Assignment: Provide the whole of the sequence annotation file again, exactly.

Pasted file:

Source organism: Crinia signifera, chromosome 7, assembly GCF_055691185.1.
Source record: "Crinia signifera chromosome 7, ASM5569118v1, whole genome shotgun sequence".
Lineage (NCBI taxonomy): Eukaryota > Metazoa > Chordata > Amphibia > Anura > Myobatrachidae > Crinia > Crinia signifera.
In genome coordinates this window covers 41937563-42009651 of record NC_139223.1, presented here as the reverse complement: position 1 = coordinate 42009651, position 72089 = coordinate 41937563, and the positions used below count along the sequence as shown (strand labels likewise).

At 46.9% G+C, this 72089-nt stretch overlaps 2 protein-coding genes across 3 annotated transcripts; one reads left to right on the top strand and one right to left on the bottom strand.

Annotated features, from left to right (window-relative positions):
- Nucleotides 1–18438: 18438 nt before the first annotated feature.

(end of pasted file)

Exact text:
Source organism: Crinia signifera, chromosome 7, assembly GCF_055691185.1.
Source record: "Crinia signifera chromosome 7, ASM5569118v1, whole genome shotgun sequence".
Lineage (NCBI taxonomy): Eukaryota > Metazoa > Chordata > Amphibia > Anura > Myobatrachidae > Crinia > Crinia signifera.
In genome coordinates this window covers 41937563-42009651 of record NC_139223.1, presented here as the reverse complement: position 1 = coordinate 42009651, position 72089 = coordinate 41937563, and the positions used below count along the sequence as shown (strand labels likewise).

At 46.9% G+C, this 72089-nt stretch overlaps 2 protein-coding genes across 3 annotated transcripts; one reads left to right on the top strand and one right to left on the bottom strand.

Annotated features, from left to right (window-relative positions):
- Nucleotides 1–18438: 18438 nt before the first annotated feature.